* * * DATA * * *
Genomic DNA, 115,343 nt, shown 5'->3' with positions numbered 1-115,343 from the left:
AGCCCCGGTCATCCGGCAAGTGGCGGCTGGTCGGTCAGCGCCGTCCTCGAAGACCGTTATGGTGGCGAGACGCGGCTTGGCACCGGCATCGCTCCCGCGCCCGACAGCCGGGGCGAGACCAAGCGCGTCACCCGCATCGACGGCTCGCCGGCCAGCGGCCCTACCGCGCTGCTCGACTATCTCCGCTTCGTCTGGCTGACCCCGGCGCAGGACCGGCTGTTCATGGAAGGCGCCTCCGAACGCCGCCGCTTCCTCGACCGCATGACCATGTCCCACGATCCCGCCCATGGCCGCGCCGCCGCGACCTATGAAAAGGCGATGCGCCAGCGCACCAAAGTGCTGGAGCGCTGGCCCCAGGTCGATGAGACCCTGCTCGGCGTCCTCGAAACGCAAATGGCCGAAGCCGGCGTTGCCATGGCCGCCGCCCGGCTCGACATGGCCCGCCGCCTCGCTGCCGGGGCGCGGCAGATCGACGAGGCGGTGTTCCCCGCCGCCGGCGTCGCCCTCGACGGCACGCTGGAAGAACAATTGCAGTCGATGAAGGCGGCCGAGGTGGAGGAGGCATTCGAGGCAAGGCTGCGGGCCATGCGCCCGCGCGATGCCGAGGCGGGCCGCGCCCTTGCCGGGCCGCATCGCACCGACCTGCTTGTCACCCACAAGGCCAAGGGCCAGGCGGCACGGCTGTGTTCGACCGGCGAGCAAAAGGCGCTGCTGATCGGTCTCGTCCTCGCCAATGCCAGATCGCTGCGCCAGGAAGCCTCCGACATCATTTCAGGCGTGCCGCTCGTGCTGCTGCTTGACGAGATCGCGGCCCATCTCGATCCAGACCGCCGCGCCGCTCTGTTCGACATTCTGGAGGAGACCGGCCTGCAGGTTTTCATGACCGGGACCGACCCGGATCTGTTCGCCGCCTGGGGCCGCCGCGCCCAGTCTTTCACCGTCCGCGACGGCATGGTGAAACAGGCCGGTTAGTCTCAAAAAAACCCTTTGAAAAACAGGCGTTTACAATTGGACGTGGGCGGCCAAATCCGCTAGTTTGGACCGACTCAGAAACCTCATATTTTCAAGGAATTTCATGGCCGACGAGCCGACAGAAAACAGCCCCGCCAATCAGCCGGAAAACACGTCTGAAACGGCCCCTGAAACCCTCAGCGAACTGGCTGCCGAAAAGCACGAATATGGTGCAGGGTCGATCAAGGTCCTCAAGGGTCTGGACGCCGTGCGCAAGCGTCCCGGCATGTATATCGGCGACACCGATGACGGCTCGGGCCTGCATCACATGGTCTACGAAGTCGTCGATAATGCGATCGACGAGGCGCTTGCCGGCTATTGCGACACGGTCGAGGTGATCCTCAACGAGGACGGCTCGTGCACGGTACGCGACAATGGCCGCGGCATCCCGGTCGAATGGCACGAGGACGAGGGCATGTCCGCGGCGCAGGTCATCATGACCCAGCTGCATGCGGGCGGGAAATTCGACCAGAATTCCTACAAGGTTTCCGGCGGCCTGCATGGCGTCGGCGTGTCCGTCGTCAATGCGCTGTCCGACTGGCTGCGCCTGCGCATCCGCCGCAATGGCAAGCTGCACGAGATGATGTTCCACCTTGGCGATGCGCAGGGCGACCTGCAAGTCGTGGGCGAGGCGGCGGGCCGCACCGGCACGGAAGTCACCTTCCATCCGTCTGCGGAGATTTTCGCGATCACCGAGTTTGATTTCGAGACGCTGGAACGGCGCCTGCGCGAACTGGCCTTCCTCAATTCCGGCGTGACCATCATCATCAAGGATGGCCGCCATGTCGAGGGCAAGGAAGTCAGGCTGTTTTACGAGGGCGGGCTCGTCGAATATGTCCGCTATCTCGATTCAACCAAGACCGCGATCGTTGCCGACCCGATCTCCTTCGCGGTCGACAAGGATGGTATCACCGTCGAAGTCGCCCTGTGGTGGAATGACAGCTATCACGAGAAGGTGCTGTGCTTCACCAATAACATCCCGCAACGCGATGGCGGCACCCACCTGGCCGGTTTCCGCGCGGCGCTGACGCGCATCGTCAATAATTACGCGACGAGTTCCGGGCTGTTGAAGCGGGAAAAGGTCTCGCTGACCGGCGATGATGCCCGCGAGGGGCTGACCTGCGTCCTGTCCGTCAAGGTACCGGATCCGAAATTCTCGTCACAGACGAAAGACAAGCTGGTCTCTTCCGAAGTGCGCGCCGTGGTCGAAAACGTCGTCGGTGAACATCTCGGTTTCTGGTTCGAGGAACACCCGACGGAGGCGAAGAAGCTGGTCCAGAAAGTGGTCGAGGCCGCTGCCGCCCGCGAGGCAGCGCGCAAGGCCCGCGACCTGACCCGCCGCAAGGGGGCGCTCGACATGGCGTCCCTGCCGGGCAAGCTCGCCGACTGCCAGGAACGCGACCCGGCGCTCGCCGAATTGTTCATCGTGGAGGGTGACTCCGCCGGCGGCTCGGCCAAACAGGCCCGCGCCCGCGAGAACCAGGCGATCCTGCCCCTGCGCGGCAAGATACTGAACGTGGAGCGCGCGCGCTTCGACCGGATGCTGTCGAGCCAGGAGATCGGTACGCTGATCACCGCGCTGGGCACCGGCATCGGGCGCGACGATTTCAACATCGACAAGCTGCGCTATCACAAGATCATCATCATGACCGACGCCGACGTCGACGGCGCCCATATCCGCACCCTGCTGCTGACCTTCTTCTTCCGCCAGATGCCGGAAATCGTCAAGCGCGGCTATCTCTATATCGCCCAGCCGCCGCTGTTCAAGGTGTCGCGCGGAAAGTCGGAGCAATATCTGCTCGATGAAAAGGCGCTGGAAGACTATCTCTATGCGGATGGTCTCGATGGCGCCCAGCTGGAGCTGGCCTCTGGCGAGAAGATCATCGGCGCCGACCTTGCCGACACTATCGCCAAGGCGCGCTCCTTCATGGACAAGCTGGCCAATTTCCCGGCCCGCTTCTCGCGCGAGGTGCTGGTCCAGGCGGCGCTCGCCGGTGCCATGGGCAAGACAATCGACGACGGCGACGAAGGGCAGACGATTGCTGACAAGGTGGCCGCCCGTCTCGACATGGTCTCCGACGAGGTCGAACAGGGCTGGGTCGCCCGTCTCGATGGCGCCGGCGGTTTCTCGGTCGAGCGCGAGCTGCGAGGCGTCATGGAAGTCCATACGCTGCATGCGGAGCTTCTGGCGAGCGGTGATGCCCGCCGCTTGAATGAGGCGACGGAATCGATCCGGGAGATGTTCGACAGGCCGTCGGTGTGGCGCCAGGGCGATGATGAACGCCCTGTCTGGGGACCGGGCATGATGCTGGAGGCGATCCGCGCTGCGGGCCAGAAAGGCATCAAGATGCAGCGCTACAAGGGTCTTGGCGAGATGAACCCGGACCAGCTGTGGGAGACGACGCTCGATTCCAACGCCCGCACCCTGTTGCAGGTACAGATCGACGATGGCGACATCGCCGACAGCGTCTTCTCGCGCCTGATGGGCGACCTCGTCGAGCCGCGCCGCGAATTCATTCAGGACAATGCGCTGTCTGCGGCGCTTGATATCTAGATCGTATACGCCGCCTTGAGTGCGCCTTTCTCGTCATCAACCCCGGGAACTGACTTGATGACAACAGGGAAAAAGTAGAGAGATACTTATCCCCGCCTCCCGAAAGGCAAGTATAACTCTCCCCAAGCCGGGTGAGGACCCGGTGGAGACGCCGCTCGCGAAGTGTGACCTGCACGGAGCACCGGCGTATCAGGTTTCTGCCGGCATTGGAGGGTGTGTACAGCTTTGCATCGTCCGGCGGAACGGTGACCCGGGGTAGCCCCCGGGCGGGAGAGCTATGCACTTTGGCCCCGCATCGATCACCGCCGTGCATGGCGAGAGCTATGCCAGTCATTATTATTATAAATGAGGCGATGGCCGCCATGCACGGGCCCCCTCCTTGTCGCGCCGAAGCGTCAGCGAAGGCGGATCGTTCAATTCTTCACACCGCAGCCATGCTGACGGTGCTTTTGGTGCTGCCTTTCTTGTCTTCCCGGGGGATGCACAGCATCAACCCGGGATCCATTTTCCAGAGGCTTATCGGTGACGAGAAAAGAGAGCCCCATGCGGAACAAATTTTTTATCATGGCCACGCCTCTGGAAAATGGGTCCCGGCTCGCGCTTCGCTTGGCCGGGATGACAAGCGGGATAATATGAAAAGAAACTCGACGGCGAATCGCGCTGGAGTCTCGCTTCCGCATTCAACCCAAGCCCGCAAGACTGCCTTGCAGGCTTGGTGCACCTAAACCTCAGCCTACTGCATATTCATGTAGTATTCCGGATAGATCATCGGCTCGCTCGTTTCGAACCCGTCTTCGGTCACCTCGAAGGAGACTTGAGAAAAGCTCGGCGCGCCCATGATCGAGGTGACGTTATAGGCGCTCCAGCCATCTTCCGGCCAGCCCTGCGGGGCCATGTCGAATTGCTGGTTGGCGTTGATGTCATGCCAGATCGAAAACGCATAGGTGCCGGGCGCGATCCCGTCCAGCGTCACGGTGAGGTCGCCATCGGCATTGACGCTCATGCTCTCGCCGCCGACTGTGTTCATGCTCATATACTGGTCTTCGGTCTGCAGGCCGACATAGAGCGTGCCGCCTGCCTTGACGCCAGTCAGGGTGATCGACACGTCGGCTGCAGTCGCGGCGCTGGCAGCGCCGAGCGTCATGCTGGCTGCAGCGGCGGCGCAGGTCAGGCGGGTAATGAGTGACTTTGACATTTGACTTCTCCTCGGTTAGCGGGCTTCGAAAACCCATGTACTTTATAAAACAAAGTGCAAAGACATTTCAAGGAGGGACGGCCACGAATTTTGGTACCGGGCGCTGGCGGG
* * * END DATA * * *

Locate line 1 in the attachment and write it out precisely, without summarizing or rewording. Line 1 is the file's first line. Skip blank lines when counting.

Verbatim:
Genomic DNA, 115,343 nt, shown 5'->3' with positions numbered 1-115,343 from the left: